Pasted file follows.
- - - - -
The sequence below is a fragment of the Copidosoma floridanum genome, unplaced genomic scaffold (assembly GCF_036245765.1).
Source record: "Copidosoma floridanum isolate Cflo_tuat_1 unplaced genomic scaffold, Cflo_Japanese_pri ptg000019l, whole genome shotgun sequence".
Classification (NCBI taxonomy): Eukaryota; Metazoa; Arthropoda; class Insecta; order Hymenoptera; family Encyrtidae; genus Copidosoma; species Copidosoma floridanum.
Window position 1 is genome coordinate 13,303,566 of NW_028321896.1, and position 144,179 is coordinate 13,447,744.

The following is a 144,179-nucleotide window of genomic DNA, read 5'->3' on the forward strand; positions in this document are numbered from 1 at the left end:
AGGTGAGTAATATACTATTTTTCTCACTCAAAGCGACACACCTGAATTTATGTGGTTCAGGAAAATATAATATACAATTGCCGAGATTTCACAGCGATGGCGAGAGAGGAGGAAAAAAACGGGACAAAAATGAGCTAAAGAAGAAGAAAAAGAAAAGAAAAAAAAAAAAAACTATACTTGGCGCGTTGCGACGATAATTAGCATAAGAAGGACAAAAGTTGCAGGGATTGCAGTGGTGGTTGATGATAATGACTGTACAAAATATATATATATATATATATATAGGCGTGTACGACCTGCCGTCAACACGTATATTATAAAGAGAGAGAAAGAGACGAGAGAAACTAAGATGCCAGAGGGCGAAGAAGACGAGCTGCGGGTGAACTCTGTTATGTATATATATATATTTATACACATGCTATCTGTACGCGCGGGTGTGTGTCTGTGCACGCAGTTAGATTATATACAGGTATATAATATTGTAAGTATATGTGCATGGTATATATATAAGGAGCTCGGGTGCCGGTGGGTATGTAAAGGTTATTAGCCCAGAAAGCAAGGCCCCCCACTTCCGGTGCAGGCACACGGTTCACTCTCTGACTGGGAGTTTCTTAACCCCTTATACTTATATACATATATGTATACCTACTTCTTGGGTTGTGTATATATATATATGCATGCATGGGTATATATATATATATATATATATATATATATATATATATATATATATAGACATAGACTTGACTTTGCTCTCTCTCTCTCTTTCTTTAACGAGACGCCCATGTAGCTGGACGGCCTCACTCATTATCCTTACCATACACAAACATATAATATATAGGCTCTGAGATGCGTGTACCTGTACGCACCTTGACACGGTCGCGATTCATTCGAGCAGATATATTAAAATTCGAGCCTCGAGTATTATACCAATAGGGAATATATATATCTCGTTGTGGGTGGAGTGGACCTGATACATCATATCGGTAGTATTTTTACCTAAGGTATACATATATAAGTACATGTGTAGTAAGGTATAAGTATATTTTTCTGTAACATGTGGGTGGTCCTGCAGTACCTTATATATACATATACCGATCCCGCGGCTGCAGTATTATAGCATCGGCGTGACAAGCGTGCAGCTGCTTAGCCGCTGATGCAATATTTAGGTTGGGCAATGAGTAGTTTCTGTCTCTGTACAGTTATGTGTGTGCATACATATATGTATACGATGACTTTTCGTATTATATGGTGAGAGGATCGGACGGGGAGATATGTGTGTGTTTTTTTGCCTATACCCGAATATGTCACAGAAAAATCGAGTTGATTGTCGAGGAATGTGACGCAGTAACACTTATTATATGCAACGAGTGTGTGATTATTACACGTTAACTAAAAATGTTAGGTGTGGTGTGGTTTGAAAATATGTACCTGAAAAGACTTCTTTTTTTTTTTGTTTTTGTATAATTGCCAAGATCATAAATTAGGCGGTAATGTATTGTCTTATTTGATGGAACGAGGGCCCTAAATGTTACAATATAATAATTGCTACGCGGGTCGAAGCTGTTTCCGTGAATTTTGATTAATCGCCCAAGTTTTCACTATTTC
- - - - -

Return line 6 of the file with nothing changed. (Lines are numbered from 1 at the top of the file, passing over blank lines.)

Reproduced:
AGGTGAGTAATATACTATTTTTCTCACTCAAAGCGACACACCTGAATTTATGTGGTTCAGGAAAATATAATATACAATTGCCGAGATTTCACAGCGATGGCGAGAGAGGAGGAAAAAAACGGGACAAAAATGAGCTAAAGAAGAAGAAAAAGAAAAGAAAAAAAAAAAAAACTATACTTGGCGCGTTGCGACGATAATTAGCATAAGAAGGACAAAAGTTGCAGGGATTGCAGTGGTGGTTGATGATAATGACTGTACAAAATATATATATATATATATATATAGGCGTGTACGACCTGCCGTCAACACGTATATTATAAAGAGAGAGAAAGAGACGAGAGAAACTAAGATGCCAGAGGGCGAAGAAGACGAGCTGCGGGTGAACTCTGTTATGTATATATATATATTTATACACATGCTATCTGTACGCGCGGGTGTGTGTCTGTGCACGCAGTTAGATTATATACAGGTATATAATATTGTAAGTATATGTGCATGGTATATATATAAGGAGCTCGGGTGCCGGTGGGTATGTAAAGGTTATTAGCCCAGAAAGCAAGGCCCCCCACTTCCGGTGCAGGCACACGGTTCACTCTCTGACTGGGAGTTTCTTAACCCCTTATACTTATATACATATATGTATACCTACTTCTTGGGTTGTGTATATATATATATGCATGCATGGGTATATATATATATATATATATATATATATATATATATATATATATATAGACATAGACTTGACTTTGCTCTCTCTCTCTCTTTCTTTAACGAGACGCCCATGTAGCTGGACGGCCTCACTCATTATCCTTACCATACACAAACATATAATATATAGGCTCTGAGATGCGTGTACCTGTACGCACCTTGACACGGTCGCGATTCATTCGAGCAGATATATTAAAATTCGAGCCTCGAGTATTATACCAATAGGGAATATATATATCTCGTTGTGGGTGGAGTGGACCTGATACATCATATCGGTAGTATTTTTACCTAAGGTATACATATATAAGTACATGTGTAGTAAGGTATAAGTATATTTTTCTGTAACATGTGGGTGGTCCTGCAGTACCTTATATATACATATACCGATCCCGCGGCTGCAGTATTATAGCATCGGCGTGACAAGCGTGCAGCTGCTTAGCCGCTGATGCAATATTTAGGTTGGGCAATGAGTAGTTTCTGTCTCTGTACAGTTATGTGTGTGCATACATATATGTATACGATGACTTTTCGTATTATATGGTGAGAGGATCGGACGGGGAGATATGTGTGTGTTTTTTTGCCTATACCCGAATATGTCACAGAAAAATCGAGTTGATTGTCGAGGAATGTGACGCAGTAACACTTATTATATGCAACGAGTGTGTGATTATTACACGTTAACTAAAAATGTTAGGTGTGGTGTGGTTTGAAAATATGTACCTGAAAAGACTTCTTTTTTTTTTTGTTTTTGTATAATTGCCAAGATCATAAATTAGGCGGTAATGTATTGTCTTATTTGATGGAACGAGGGCCCTAAATGTTACAATATAATAATTGCTACGCGGGTCGAAGCTGTTTCCGTGAATTTTGATTAATCGCCCAAGTTTTCACTATTTC